Solids at four months?

How, when and why to introduce foods other than breastmilk
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citymamma
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Post by citymamma » Fri Dec 03, 2010 10:21 pm

NightOwl wrote:
I think he has eaten one tiny sprig or broccoli (what would the word be!?!?)
The word you are looking for is floret.
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DS (Dec 08 ) BF 20 months

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Post by EmilyKate » Fri Jan 21, 2011 5:58 pm

Can anyone provide details/evidence of ASCIA's financial interests? Or link to the research so we can see which paper this discussion is based on? This thread dates back a long time in the research world. Things may well have changed since the original post was written.

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Post by breastfeedingisnormal » Fri Jan 21, 2011 6:02 pm

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Post by EmilyKate » Fri Jan 21, 2011 6:57 pm

Thanks.

Another question. The risks of introducing solids early have been mentioned in passing but what are the risks? I just want to gather as much info as possible before I decide.

I ask in the context of considering starting solids not for nutrition, not to increase his weight or to help him sleep - I just want to consider solids as fun and maybe (just maybe) it might reduce the chance of allergies (even though the jury isn't quite back with a decision yet). He has a strong family history of allergies from myself and DH.

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Post by breastfeedingisnormal » Sat Jan 22, 2011 7:31 am

Hi
Starting solids early, may increase the risk of infections like otitis media, gastro and pnuemonia. Perhaps the biggest risk is that the earlier kids start solids, the more likely they are to stop breastfeeding before 12 months. From an allergy point of view that means that they are less likely to be breastfeeding at the time when they are being exposed to new foods for the first time. There is emerging evidence that breastfeeding while starting new foods protects against allergies.
There are some important things to understand about the research upon which ASCIA bases its statement.
First NONE of the studies included an exclusively breastfed group so their statement may only apply to infants who have been exposed to formula at some stage in the first four months of life (and not to kids who have never been exposed to formula). It is possible that it is the early exposure to formula that makes the difference.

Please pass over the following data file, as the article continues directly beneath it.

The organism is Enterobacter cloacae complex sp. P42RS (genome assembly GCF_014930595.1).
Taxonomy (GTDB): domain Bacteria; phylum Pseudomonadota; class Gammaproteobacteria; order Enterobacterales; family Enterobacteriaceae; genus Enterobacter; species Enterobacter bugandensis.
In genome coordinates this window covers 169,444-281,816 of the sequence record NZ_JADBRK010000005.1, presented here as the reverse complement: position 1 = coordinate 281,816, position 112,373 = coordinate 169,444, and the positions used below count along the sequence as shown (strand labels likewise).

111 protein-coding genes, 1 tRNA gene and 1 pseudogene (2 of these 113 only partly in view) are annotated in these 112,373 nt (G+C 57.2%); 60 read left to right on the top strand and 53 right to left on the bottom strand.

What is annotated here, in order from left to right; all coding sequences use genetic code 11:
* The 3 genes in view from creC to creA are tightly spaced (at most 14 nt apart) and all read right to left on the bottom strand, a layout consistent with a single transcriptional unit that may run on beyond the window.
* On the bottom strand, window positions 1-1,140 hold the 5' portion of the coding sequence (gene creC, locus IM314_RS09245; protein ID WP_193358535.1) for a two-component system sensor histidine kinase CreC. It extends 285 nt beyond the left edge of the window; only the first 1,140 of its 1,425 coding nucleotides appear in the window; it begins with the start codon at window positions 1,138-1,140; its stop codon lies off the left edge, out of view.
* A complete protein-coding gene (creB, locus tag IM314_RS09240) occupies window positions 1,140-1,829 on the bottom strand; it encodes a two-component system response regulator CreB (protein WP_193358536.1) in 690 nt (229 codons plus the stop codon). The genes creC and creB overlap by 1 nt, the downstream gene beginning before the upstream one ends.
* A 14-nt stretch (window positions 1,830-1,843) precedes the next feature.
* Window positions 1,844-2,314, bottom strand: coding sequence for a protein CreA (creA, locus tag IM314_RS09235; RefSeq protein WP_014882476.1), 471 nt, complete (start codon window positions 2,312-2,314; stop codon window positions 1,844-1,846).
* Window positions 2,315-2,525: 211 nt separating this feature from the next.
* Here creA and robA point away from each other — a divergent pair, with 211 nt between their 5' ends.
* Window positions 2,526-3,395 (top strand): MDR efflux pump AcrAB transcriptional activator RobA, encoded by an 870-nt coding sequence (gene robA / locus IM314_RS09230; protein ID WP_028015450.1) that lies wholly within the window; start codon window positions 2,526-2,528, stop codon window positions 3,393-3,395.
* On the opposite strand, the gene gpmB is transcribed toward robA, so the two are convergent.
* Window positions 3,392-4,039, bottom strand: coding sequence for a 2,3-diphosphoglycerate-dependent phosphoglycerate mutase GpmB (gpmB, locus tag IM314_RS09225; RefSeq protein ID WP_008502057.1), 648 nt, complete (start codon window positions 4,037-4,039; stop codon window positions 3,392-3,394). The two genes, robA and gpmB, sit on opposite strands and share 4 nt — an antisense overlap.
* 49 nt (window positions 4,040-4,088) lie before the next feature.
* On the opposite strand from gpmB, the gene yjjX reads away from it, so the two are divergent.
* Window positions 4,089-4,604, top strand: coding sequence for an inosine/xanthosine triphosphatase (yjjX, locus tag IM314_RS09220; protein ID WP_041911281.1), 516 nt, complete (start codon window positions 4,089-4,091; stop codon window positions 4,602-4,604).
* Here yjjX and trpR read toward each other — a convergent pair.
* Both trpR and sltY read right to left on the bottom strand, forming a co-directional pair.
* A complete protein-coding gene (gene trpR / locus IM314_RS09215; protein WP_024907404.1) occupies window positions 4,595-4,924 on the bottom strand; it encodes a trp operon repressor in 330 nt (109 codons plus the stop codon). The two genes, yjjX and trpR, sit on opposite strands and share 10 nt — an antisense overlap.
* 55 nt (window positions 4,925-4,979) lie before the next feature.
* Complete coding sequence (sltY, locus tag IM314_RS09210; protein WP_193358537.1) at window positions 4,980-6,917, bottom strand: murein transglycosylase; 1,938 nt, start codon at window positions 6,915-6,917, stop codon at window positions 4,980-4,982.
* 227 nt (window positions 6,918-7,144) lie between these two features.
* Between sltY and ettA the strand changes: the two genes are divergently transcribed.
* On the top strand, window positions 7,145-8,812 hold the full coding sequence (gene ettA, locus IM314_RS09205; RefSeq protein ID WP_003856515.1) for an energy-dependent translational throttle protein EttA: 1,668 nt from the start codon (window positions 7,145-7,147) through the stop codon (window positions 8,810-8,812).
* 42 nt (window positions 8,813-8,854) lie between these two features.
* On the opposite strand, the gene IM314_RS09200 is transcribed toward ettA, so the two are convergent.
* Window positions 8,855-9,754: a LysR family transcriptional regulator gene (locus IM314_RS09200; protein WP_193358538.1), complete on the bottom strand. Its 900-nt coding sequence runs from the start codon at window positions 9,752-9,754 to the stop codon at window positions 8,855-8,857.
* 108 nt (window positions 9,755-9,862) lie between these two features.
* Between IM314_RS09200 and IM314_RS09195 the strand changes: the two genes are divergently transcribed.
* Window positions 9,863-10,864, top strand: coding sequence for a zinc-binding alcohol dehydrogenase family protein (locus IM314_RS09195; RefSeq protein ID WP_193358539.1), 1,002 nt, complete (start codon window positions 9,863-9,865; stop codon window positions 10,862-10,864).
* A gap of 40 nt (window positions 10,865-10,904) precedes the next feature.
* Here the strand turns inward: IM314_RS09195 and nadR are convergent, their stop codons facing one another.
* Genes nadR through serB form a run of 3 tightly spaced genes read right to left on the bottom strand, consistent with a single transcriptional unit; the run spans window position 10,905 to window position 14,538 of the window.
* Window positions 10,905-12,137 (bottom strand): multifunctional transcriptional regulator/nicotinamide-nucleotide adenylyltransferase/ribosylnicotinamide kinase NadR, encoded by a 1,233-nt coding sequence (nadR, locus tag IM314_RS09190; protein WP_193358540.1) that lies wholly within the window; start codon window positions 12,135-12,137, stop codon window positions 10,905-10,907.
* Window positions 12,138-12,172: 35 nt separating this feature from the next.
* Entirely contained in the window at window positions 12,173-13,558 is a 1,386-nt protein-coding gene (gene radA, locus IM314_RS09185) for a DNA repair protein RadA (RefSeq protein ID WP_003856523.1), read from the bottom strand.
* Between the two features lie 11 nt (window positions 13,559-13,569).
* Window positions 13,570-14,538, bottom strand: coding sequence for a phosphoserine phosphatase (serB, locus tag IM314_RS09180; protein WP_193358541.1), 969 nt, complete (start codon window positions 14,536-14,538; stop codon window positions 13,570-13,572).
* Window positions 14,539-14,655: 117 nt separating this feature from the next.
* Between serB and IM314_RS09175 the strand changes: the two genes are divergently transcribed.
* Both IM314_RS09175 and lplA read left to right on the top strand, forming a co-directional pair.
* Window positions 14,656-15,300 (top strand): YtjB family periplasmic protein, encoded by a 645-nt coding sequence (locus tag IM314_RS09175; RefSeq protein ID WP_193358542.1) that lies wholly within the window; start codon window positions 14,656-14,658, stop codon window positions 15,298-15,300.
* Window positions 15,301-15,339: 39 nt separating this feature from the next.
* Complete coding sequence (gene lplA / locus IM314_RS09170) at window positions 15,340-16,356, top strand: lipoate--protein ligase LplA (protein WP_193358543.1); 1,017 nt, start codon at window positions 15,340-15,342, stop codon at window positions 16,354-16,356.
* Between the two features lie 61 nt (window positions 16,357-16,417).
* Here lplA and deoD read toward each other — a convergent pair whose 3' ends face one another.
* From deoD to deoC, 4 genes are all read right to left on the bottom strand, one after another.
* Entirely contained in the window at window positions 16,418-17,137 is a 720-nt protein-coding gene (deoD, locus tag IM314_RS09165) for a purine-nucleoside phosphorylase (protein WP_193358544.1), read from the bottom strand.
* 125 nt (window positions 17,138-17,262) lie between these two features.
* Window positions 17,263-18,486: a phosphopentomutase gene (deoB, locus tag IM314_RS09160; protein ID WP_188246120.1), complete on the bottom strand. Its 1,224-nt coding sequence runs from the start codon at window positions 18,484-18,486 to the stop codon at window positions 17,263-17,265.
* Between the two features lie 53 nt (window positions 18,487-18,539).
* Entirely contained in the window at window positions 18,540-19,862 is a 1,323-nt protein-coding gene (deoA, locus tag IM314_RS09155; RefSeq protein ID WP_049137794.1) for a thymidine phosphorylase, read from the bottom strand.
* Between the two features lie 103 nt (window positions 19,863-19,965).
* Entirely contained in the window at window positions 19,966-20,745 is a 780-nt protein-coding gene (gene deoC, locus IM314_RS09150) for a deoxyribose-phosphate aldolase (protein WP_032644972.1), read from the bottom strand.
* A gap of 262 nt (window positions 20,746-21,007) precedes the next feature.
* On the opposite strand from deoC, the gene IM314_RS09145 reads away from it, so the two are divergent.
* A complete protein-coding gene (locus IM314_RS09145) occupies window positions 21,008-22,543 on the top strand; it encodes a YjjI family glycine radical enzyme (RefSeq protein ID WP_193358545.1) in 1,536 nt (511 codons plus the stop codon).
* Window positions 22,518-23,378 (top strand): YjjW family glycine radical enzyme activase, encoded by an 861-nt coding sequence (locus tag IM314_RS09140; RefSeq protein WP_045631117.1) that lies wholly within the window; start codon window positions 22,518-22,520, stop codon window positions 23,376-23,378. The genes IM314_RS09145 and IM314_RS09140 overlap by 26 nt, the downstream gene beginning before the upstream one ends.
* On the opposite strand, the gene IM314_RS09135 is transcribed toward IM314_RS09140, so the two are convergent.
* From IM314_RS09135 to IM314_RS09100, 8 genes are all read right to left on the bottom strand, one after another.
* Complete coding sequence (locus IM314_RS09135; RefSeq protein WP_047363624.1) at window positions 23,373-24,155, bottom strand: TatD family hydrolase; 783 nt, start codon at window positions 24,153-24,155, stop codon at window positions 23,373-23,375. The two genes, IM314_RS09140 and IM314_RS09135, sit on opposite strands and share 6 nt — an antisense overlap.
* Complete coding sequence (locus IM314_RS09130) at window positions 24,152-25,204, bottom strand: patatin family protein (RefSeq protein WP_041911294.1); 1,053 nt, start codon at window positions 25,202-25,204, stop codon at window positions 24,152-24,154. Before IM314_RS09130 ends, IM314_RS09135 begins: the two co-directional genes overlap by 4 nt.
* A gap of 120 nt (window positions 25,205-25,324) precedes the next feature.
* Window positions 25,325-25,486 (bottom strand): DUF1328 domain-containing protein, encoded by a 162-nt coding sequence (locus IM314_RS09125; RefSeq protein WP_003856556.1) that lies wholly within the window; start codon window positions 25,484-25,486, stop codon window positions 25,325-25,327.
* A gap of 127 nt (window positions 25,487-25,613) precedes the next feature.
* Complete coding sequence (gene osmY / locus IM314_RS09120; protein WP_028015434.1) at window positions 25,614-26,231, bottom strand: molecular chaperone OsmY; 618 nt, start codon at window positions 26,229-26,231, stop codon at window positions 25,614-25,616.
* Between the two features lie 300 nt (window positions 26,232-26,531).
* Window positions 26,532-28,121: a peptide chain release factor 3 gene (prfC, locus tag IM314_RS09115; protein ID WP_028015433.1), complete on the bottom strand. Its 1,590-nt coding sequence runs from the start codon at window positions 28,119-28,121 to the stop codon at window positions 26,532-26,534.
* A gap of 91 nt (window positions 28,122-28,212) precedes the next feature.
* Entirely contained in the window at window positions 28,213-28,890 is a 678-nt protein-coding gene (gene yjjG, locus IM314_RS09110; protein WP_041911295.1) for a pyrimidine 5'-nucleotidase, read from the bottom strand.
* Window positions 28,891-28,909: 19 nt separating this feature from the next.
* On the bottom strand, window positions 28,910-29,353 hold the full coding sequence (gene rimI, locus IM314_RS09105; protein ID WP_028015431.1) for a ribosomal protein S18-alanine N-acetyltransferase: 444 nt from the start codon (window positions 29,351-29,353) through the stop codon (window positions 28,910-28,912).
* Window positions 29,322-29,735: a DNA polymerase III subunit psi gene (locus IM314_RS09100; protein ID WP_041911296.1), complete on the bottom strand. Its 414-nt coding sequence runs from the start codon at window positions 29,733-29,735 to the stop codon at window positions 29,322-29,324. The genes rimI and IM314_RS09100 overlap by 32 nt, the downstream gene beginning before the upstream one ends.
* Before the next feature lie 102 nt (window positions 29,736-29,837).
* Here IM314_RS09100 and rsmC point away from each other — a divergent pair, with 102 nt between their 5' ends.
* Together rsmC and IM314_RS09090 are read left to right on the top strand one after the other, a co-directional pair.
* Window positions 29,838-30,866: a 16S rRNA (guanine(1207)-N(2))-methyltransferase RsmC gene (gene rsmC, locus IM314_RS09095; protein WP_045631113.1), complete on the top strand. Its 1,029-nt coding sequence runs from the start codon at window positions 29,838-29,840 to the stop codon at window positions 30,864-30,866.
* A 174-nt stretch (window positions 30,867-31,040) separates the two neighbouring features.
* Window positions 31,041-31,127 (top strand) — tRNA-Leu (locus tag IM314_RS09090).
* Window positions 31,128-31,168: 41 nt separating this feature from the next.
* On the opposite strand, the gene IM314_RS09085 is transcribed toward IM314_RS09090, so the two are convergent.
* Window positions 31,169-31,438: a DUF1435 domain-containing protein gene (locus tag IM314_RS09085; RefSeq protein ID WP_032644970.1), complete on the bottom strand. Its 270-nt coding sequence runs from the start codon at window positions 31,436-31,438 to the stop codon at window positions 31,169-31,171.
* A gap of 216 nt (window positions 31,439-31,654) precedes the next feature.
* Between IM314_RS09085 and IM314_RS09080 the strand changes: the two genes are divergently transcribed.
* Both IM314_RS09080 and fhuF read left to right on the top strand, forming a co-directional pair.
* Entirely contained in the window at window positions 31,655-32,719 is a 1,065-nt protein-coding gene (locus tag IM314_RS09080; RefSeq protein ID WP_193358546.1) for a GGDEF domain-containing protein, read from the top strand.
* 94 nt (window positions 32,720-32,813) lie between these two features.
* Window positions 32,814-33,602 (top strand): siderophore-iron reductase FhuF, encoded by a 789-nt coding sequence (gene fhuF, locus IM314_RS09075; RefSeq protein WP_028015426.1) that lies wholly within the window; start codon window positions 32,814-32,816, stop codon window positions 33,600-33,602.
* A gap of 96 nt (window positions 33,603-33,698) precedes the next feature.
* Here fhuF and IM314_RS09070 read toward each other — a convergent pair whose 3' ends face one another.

Second - the idea that the introduction of solids should not be delayed beyond six months is based on research that defines a six month old baby as one that hasn't yet turned seven months - and assumes that most mothers will stop breastfeeding around 6 months.
Third, notice that what ASCIA actually says is, introduce solids at around 4-6 months but not before 4 months. That doesn't mean AT 4 months. Given all the other (bigger, better resourced, not sponsored by nestle) public health bodies have examined the evidence and are still recommending 'at around 6 months', 5 and a half to 6 and half months still meets the 'around 4-6 months' recommendation.
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n
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Post by EmilyKate » Sat Jan 22, 2011 8:38 am

Thankyou

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Post by flaneur » Sat Jan 22, 2011 10:32 am

I've read through this thread, and am more confused than ever. There is obviously a lot of hostility around this topic, which I find quite sad, as I thought the ABA was supposed to be a supportive organisation. Comments such as "Well I guess your midwife, paed and child health nurse have all been doing lots of research to inform their advice. I imagine it took them a long time to examine all the evidence because it took a team of epidemiologists over 12 months to examine the evidence..." don't really help those of us trying to decide when to introduce solids, they only make me feel like the ABA is not for me.